According to the Centers for Disease Research, 1 in 54 children is diagnosed with autism spectrum disorder (ASD) each year, and the number has been rising. The disease causes perplexing, lifelong developmental disabilities, which usually arise during early childhood and affect social skills, communication, personal relationships, and self-control.
In new research appearing in the journal mSphere, Rosa Krajmalnik-Brown, James Adams and their colleagues highlight the crucial importance of bacterial microbes in the human gut for the diagnosis and treatment of ASD.
Autism is considered a "spectrum disorder," characterized by a range of stereotypic behaviors that can affect people to varying degrees. While genetic correlates have been implicated, the full panoply of underlying causes of ASD remain murky. Despite the prevalence of the disease and its profound societal impact, no effective FDA-approved treatment for the disorder currently exists.
In earlier studies, the researchers observed the effects on ASD symptoms following the use of a revolutionary approach, known as microbial transfer therapy (MTT). The procedure, in which gut microbiota from healthy donors are transplanted into ASD patients over a period of 7-8 weeks, produced marked alterations in the ASD gut, improving both gastrointestinal and behavioral symptoms of the disease. Remarkably, symptom improvement continued for two years after completion of the study.
The new research takes a closer look at plasma and fecal metabolites altered through MTT. According to Krajmalnik Brown, Professor at ASU's School of Sustainable Engineering and the Built Environment, researcher in the Biodesign Swette Center for Environmental Biotechnology and Director of the newly formed Biodesign Center for Health Through Microbiomes, "looking at metabolites is important because it can help us understand how microorganisms affect gastrointestinal symptoms and behavior. They can also be used as biomarkers."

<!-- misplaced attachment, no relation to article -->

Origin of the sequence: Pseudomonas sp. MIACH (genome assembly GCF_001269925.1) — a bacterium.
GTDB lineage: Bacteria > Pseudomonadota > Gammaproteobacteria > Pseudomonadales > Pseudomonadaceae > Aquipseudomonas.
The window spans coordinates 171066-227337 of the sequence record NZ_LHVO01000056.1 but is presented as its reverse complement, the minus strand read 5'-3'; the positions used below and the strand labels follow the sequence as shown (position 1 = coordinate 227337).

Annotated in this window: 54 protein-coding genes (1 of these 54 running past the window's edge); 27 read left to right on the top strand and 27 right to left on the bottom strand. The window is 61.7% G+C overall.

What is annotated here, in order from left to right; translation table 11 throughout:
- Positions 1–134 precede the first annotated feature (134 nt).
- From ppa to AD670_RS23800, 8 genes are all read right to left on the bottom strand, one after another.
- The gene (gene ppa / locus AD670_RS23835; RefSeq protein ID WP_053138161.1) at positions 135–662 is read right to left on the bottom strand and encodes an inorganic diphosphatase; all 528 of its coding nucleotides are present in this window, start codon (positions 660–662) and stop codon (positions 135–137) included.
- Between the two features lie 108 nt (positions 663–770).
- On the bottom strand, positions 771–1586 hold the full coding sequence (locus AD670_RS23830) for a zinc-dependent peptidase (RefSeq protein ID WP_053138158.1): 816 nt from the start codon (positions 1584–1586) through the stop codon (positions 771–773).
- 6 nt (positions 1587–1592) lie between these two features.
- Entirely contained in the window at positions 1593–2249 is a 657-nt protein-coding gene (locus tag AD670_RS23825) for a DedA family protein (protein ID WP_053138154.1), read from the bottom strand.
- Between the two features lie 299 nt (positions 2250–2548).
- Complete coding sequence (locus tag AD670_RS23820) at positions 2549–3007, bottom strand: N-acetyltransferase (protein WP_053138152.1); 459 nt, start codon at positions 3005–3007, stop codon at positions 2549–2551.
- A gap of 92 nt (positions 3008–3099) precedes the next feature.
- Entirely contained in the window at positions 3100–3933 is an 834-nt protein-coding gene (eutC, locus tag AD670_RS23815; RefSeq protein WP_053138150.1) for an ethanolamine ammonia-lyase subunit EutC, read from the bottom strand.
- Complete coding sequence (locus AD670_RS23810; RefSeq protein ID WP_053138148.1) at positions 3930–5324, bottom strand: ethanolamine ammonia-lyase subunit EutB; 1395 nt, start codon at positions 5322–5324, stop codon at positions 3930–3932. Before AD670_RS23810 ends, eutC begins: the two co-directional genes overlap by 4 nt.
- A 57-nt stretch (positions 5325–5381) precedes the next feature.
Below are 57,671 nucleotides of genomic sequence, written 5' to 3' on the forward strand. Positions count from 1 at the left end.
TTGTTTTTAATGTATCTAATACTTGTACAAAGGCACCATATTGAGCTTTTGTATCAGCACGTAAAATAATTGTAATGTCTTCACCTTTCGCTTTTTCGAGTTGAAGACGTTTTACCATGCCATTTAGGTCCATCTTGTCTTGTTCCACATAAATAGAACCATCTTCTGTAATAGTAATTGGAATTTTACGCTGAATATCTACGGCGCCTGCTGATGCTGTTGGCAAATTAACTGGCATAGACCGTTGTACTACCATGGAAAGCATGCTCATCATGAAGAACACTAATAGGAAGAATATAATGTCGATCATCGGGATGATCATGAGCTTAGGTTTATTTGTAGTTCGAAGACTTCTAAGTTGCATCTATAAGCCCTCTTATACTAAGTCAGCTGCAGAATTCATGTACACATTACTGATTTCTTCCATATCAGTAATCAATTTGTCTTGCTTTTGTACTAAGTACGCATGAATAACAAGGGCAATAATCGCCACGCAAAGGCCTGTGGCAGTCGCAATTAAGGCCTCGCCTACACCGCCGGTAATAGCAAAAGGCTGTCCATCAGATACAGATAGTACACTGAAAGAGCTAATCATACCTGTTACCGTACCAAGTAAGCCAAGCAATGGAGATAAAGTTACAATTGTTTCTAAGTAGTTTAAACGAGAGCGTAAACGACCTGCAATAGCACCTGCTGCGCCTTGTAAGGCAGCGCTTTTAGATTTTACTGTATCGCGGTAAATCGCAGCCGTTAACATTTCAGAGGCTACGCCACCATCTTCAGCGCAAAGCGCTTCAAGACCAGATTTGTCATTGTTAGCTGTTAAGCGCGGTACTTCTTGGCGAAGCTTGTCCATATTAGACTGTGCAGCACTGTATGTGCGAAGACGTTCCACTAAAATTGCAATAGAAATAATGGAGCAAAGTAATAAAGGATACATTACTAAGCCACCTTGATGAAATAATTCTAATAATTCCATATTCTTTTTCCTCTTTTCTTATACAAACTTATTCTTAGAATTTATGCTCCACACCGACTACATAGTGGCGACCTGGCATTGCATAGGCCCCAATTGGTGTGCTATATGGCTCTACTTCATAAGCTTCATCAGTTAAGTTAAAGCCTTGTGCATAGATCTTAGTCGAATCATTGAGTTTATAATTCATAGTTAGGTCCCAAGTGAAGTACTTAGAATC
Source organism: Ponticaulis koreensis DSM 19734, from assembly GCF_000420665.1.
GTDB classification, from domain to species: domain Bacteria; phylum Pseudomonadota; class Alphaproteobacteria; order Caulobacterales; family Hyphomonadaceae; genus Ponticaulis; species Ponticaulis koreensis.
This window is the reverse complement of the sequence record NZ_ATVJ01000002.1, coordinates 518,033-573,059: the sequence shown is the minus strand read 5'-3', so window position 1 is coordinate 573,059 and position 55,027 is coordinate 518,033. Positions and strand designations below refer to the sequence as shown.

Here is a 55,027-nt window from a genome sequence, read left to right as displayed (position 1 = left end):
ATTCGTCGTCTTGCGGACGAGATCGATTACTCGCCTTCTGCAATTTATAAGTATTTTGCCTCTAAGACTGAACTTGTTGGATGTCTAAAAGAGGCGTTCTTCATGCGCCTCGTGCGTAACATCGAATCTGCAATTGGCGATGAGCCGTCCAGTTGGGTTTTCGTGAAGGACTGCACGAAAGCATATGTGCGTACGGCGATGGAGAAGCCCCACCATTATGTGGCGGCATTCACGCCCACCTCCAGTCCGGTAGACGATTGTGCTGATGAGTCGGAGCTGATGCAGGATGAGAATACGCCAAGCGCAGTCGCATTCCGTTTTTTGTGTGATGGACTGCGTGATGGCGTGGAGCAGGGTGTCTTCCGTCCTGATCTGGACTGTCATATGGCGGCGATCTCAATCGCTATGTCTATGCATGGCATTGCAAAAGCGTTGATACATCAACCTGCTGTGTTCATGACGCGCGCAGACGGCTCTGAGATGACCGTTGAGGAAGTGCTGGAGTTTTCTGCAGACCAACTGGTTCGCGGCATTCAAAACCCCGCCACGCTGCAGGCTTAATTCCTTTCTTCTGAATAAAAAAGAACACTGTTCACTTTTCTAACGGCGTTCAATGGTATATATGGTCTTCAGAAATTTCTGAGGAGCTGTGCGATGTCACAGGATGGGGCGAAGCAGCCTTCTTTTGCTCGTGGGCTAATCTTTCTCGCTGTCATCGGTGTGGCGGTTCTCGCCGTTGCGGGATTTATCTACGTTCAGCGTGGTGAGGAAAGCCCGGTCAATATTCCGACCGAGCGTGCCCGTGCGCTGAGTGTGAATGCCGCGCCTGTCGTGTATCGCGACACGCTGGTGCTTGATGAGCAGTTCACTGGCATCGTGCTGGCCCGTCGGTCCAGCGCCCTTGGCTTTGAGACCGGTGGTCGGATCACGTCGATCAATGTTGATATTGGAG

Indeed, analysis of 619 plasma metabolites in the new study showed a distinctive metabolic profile in ASD children prior to the MTT procedure. Careful investigation of metabolites in blood and feces, as opposed to simply tabulating microbial species in the gut, is crucial when trying to tease out the complex bacterial interactions, which can form both collaborative and competing networks, depending on the particulars of their environment.
Following the procedure, levels of key metabolites in plasma became more similar to levels in typically-developing children, suggesting that this was a result of adjusting the constellation of bacteria to more closely resemble conditions in the normal healthy gut, including a marked increase in microbial diversity.
The new research highlights significant metabolic changes in plasma samples and more modest alterations in fecal samples. "It was exciting to identify many differences in metabolite levels between children with autism and typically developing children, and to observe that many of the metabolite levels improved after microbiome transplant," says Adams, a Professor at ASU's School for Engineering of Matter, Transport and Energy and Director the Autism/Asperger's Research Program at ASU.
Further research will help advance the understanding of the complex and vital interactions between the gut microbiome and neurological features associated with ASD and help fine-tune MTT therapy or other microbial based therapies, for greater effectiveness in mitigating symptoms of ASD.